CHANGO AND OYA
Many years ago, Chango was embroiled in one of his unending wars. He had fought for many days and killed many of his enemies, but, more came than he could kill. He found himself surrounded by his enemies in the middle of the forest.
“Enchile,” he shouted, but his famous magical horse had become lost during the fighting. Chango was afraid to yell again. He might be found. He heard his enemies beating the bushes and shaking the trees to find him. If they did, they would kill him.
Without Echinle, Chango had to scurry through gullies and cover himself in river mud to hide from his enemies. Days passed. His implacable enemies did not rest. They did not eat. Chango, tired and hurt, had to keep on running without sleep and without food.
He ran and he ran until he reached the place where Oya lived. It was very deep in the woods. Very few people there knew that Oya was Chango’s wife.
Chango came to Oya’s house and pounded on the door. She opened it and saw Chango bruised, cut and panting.
“What has happened to you?” cried Oya.
“Oya, they have me surrounded,” panted Chango. “They want to hang me from a tree.”
“Come in, quick.” said Oya, hustling Chango into her house.
“My lightning is not effective against my enemies today,” He told Oya.
“That’s because you lack the courage to fight,” she scolded. Oya gave him water and a bite to eat.
“It’s not courage I lack,” said Chango. “I’m very tired.”
“What do you want from me?” asked Oya.
“If I could escape my enemies’ deadly circle, I could rest and sleep.” said Chango. “I would recover my strength and destroy my enemies.”
“Why is it that you only come to see me when you need help?” asked Oya.
In those ancient times, Chango was used to fighting by himself, but he swallowed his pride.
“Help me, Oya.”
Oya thought for a moment and then turned to her husband.
“When night falls,” she said. “You will put on one of my dresses. The disguise will let you escape.”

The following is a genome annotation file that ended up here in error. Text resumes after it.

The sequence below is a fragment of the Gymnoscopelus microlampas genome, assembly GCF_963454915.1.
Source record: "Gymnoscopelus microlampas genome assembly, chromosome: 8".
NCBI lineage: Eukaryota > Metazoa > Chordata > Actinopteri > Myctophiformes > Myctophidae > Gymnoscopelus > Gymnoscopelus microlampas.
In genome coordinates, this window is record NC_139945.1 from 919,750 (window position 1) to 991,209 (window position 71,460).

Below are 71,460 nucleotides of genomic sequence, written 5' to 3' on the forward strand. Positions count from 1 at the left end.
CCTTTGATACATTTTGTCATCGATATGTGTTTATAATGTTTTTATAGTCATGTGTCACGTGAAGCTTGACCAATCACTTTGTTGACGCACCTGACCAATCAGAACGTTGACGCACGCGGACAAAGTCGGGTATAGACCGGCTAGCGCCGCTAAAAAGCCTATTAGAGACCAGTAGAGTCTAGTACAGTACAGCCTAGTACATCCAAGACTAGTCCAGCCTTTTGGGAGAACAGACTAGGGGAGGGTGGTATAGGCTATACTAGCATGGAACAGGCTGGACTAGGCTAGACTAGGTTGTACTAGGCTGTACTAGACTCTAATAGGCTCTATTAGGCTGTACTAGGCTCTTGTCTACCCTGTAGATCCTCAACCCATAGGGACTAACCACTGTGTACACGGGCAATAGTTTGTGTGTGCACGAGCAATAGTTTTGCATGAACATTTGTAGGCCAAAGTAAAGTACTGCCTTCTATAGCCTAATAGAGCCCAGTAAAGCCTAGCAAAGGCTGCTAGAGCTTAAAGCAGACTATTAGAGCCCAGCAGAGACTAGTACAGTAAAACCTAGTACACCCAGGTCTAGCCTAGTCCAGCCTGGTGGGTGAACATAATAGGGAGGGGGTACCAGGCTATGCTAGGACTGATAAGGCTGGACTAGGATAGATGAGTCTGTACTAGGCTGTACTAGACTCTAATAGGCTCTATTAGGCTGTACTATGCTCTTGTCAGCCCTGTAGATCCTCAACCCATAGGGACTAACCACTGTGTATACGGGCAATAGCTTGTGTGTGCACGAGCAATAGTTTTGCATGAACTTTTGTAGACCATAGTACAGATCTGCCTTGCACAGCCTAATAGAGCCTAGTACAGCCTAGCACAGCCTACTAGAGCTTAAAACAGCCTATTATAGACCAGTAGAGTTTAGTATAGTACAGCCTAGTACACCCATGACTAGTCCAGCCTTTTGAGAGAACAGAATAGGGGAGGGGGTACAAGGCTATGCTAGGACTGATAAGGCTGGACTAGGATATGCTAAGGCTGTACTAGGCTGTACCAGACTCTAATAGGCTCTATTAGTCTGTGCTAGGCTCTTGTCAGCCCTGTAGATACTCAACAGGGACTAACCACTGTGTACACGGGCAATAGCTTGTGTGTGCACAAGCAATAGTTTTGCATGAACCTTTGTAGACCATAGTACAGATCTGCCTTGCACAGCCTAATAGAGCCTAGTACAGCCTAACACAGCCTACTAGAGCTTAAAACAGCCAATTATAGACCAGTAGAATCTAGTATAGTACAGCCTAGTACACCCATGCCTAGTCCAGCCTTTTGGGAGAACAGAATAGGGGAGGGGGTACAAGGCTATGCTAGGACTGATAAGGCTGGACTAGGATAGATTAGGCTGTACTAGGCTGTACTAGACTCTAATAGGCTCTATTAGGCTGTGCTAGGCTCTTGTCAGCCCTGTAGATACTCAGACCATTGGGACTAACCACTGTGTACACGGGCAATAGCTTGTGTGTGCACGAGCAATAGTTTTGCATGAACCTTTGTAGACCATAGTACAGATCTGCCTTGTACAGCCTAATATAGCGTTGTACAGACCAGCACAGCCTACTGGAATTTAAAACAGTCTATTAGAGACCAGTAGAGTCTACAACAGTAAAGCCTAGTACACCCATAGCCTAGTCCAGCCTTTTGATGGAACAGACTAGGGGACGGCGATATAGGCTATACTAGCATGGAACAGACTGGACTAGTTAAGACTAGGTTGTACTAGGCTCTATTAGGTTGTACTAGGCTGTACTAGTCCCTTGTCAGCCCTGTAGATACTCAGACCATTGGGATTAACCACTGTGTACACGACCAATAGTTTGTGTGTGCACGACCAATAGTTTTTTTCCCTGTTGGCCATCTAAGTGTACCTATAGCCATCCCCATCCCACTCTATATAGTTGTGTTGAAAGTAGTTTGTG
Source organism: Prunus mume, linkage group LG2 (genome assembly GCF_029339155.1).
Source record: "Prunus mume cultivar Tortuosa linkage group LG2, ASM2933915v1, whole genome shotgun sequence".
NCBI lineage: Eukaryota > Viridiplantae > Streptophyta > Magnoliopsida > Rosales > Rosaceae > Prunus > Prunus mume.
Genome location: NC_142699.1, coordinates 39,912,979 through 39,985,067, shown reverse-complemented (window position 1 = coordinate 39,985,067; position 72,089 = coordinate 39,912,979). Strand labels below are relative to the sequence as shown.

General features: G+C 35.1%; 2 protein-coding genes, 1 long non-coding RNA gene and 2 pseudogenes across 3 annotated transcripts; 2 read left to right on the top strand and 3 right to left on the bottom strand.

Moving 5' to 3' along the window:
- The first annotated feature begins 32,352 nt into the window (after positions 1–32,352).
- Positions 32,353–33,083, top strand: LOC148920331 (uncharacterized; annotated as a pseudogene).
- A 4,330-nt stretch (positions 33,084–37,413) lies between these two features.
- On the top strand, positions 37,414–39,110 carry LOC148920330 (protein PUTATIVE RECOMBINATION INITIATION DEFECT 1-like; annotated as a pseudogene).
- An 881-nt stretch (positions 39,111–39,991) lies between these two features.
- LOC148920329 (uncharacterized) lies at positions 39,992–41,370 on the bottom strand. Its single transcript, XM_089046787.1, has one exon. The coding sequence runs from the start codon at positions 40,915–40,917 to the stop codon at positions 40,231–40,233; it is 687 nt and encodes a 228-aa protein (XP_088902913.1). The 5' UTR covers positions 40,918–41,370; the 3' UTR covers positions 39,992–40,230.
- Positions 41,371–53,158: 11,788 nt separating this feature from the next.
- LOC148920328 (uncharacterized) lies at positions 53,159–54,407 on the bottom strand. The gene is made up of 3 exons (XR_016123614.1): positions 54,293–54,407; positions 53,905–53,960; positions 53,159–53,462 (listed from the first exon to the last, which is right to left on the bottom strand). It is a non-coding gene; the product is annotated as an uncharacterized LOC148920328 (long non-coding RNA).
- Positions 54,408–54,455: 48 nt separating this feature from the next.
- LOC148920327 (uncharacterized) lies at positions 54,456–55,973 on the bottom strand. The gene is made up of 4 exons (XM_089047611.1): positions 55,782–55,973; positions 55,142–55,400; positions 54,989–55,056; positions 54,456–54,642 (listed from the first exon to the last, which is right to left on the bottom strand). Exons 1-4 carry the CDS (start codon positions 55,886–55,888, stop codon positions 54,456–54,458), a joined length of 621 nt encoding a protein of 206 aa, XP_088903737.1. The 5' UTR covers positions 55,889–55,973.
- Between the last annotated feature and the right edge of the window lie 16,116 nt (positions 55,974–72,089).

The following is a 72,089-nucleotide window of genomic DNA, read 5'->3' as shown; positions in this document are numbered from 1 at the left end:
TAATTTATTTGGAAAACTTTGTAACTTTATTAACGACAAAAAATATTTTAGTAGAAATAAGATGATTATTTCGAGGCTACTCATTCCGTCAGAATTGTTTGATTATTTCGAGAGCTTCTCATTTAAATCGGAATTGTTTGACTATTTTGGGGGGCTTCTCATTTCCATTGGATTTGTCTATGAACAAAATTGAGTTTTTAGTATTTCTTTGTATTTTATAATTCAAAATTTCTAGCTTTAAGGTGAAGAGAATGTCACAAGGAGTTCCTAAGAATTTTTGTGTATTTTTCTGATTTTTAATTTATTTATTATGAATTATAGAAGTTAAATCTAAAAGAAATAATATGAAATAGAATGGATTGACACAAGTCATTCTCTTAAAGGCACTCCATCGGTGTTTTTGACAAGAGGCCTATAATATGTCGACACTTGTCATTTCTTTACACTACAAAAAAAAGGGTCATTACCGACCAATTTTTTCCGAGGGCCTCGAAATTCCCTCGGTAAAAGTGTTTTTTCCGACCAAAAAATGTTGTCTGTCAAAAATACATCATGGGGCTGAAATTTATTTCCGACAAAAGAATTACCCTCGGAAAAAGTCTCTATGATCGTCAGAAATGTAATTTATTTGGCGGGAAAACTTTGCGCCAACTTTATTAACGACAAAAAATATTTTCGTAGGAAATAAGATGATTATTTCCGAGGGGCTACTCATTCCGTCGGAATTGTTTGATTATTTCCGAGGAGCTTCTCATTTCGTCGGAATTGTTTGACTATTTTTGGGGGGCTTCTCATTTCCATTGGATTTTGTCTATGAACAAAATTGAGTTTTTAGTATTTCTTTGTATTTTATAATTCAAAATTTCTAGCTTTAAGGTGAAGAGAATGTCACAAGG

“They will still recognize my face,” said Chango.
“I will cut off my hair and put it on your head. That will complete the disguise.” said Oya. “I will cut off my hair to save my king’s life.”
They waited until night. Oya lit no fire. She was afraid that the smoke from her chimney would be noticed by Chango’s enemies and draw them to the house. When the sun had gone down, but before the moon had risen, Oya cut off her beautiful hair and pinned it to Chango’s head. Chango did not know what to do with woman’s hair. It fell across his eyes. It tangled in his ears. Oya had him sit down and wove the hair into two long braids.
“Here’s a dress,” she said. “Put it on quickly, before the moon comes up.”
Chango managed to tangle himself up in Oya’s dress. “Stand still,” she said. “Just stand still and let me dress you.”
Finally, Chango was dressed as a passable imitation of Oya. She went to the door and peered out.
“Hurry,” she said. “There’s no one around.”
Chango stepped outside, imitating Oya’s dignified walk. He walked until he reached the forest and came across the line of searching men. He greeted his enemies with an imperious tilt of his head and crossed their line. He did not speak to them because his voice is very deep. It would have given him away.
This is the way Chango was able to escape his enemies’ trap.
Once he was far away from the forest, he made camp. He rested and slept and ate and regained his strength and his will to fight.
Echinle managed to find his way back to his master. Chango fed him and groomed him.
A few days later, rested and healed, Chango mounted Echinle.
“It is time to kill,” said Chango to his horse, and galloped off to find his enemies.
it was dawn when he reached his enemies’ camp. He came rushing at them. His fury was terrible to behold. Lightning flashed from his hands. He shouted wild warrior cries. He was still dressed as a woman.
“Oya has turned into Chango,” his enemies shouted when they saw the screaming apparition bearing down upon them, long hair flying and a gown flapping in the wind. They panicked.
Behind them, Oya came striding out of her house, fully armed, and began hacking right and left with her ax. Her short hair bristled and shot out electric sparks.
“If Oya helps Chango, there is victory,” she shouted, cutting off arms and legs.
Chango and Oya were victorious. Since that battle, Oya has been Chango’s inseparable companion in war. With Chango’s thunder and Oya’s storms, they are invincible and remain so to this day.